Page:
He made this observation during his remarks at the seminar on related party transactions organised by the SEC’s Capital Market Education and Training Division.
Statutory Accounts Standard Committee Chairman Nishan Fernando made a presentation and then participated in a panel discussion involving the Institute of Chartered Accountants of Sri Lanka. ICASL President Sujeewa Rajapakse, SEC’s Acting Director General Prof. H. Dissabandara, and Director Supervision Surana Fernando were also present.
Following are excerpts from Dr. Godahewa’s speech:
On behalf of Securities & Exchange Commission, it is my pleasure to welcome you to this seminar on related party transactions, which I believe is timely, considering the fact that SEC has recently issued a consultation paper on this subject and we are in the process of receiving public comments.
Today’s presentation and the discussion that will follow will also be taken note of when we are making the final decisions on this matter.
As all of you are aware the SEC has been in the public eye during the greater part of the last two years. Obviously there was high media attention due to the volatility of the Colombo Stock Exchange.
The constant publicity over specific issues to some extent distracted the public perception of the market. Sometimes I wonder whether the role of the regulator is fully understood and appreciated by the concerned parties.
The final outcome of all these undue media publicity was negative sentiments that adversely affected the market. Therefore one of the key challenges for us in the recent past was rectifying this situation. However, after a very turbulent period the market has now settled down and we are now focusing more on fulfilling our overall responsibilities as a regulator.
As all of you are aware the two primary functions of the SEC are:
The creation and maintenance of a market in which securities can be issued and traded in an orderly and fair manner.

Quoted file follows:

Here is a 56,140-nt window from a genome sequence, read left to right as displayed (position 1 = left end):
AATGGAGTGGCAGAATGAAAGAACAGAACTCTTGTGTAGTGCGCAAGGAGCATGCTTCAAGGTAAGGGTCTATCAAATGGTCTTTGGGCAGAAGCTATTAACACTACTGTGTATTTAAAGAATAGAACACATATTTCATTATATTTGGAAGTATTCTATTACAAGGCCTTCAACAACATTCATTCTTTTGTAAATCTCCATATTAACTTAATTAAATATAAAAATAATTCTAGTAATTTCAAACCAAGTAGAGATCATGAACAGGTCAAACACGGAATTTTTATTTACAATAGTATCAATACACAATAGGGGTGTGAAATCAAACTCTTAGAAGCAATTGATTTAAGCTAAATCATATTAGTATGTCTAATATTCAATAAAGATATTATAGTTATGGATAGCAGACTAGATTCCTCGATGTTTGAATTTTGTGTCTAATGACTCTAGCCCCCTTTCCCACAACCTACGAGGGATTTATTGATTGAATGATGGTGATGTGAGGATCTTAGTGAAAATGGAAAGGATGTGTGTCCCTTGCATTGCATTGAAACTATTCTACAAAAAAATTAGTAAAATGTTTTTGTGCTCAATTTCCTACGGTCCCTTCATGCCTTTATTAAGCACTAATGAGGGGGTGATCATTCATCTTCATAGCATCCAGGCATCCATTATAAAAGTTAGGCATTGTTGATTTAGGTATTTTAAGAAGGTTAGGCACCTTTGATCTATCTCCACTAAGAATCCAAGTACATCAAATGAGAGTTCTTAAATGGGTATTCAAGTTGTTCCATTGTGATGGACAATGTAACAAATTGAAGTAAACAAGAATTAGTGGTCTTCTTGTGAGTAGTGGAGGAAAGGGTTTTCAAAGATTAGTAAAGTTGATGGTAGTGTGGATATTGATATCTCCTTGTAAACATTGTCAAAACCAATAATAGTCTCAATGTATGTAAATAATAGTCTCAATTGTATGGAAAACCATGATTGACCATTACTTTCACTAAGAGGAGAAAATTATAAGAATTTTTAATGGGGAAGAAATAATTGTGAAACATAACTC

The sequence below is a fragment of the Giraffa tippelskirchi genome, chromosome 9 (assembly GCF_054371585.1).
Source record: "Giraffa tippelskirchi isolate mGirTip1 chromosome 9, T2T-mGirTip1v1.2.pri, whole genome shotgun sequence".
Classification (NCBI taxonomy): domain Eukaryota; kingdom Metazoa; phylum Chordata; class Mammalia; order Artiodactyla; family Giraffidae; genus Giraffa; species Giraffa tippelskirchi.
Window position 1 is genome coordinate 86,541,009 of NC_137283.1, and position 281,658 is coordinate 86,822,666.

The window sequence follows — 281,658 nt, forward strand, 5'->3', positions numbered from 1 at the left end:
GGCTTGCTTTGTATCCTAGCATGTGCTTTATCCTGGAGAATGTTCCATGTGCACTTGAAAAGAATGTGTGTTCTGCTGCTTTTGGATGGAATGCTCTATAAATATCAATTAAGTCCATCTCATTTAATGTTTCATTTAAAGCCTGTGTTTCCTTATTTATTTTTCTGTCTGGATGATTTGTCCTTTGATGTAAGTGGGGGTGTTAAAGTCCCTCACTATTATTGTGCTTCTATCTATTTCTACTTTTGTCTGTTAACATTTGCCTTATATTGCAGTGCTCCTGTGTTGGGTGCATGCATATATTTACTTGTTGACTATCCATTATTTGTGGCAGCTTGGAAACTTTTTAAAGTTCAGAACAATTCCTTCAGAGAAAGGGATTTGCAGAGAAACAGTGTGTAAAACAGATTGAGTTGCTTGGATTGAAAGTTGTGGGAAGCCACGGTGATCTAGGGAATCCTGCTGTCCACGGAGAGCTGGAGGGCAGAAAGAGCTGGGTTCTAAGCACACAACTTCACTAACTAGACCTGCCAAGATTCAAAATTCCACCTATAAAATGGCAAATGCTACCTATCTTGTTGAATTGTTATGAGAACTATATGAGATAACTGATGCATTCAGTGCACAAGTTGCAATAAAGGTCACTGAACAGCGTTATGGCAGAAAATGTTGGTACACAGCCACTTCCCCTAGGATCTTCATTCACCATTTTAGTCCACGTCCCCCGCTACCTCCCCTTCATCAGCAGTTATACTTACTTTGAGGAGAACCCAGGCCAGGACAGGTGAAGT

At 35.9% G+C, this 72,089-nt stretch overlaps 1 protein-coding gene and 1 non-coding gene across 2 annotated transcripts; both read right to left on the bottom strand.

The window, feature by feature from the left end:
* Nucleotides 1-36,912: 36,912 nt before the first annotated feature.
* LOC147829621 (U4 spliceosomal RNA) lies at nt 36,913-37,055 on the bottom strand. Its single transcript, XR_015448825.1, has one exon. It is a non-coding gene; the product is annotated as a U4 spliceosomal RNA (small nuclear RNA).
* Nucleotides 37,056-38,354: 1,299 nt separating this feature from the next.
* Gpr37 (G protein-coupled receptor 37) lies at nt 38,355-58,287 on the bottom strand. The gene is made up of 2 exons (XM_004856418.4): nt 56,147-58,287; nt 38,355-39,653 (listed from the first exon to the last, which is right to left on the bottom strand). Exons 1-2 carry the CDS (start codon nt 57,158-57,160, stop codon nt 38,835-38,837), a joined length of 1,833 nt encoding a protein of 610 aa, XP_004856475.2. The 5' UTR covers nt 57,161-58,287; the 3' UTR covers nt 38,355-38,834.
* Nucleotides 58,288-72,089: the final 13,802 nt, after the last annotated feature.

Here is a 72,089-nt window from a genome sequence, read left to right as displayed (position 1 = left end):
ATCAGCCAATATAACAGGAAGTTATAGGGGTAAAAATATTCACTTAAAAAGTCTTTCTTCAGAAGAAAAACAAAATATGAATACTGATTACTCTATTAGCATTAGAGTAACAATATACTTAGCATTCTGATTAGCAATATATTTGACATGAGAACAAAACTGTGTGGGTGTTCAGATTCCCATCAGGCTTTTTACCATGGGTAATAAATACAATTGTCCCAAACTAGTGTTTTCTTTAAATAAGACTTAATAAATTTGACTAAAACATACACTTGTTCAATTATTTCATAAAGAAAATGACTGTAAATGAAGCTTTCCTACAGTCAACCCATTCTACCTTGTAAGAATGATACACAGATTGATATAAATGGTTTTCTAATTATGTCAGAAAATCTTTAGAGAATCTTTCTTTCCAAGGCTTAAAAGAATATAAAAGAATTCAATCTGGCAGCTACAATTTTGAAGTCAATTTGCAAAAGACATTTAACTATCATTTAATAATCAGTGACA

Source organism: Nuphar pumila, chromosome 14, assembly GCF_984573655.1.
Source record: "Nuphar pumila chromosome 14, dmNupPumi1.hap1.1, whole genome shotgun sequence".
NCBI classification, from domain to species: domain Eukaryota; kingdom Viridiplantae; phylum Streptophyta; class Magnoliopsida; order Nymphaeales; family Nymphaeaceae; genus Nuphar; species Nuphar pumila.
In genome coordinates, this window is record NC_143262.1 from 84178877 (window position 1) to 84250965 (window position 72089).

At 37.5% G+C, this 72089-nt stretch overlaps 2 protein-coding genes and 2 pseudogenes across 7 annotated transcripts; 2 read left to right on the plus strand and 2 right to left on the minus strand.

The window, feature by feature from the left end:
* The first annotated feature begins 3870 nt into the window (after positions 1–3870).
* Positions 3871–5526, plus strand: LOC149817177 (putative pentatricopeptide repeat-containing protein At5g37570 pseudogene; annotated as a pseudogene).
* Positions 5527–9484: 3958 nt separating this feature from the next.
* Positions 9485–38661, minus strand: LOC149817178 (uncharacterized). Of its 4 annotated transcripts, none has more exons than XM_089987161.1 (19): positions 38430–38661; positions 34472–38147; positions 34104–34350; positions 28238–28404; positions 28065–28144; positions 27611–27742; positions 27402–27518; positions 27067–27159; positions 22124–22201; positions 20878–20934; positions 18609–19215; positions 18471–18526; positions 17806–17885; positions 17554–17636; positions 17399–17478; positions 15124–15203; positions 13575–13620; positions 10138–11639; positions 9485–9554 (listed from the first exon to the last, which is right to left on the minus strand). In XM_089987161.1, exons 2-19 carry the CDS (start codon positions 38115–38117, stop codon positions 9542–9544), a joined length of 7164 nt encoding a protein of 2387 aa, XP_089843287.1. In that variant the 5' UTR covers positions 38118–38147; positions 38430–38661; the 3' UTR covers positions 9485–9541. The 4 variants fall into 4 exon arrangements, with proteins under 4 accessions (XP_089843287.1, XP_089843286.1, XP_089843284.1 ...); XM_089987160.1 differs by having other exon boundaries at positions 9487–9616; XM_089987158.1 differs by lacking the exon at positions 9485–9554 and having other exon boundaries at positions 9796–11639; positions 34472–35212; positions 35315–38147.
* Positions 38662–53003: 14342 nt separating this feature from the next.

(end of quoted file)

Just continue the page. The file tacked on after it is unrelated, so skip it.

The protection of the interests of the investors through proper regulations of the securities market and by ensuring professional standards are maintained.
With regard to the first objective, SEC, after a series of internal and external consultations has now identified Ten Key Tasks or Projects that we need to engage in over the next two to three years.
We believe these initiatives are essential to address our current limitations in developing the overall capital market. There are so many opportunities for us to further develop our capital market and thereby actively contribute towards the post war economic development. As you are aware out of nearly 40,000 registered companies in Sri Lanka, only 200 companies are listed which is less than 1% of the total.
We have less than 50,000 active CDS accounts which means not even 1% of the country’s population are engaged in the stock market. Our market capitalisation is around 30% of the GDP whereas in most of the regional countries market cap exceed 80-90% of the GDP. More than 75% of the capital market depends on equity which shows that the debt market and the other products are not at all developed.
Our stock exchange is not yet demutualised following the global and regional examples. Unit trusts which are a good mechanism to get the ordinary public involved in the capital market has not yet caught up despite being in existence for more than two decades.
During the recent past we were happy to note a clear increase in foreign participation at CSE. However, we need more. While we need more foreign funds to come into the market we also need to ensure that more both state owned and private companies are listed to create opportunities for large foreign funds to invest.
I do not intend to go into details on the 10 initiatives, but we are hoping to address most of the above mentioned issues through these initiatives during the next two to three years.
The second objective, the investor protection also needs further action. While we are generally satisfied with the regulatory measures that are in place, there are some areas of concern where we need further attention and streamlining to keep up with the changing international standards.
Some of the limitations we find in the current regulations in addressing these concerns will be addressed by the proposed amendments to the SEC Act. But there are other things that we can do without waiting for an amendment to the Act. Such things we intend to implement at the earliest possible after proper consultations with the stakeholders.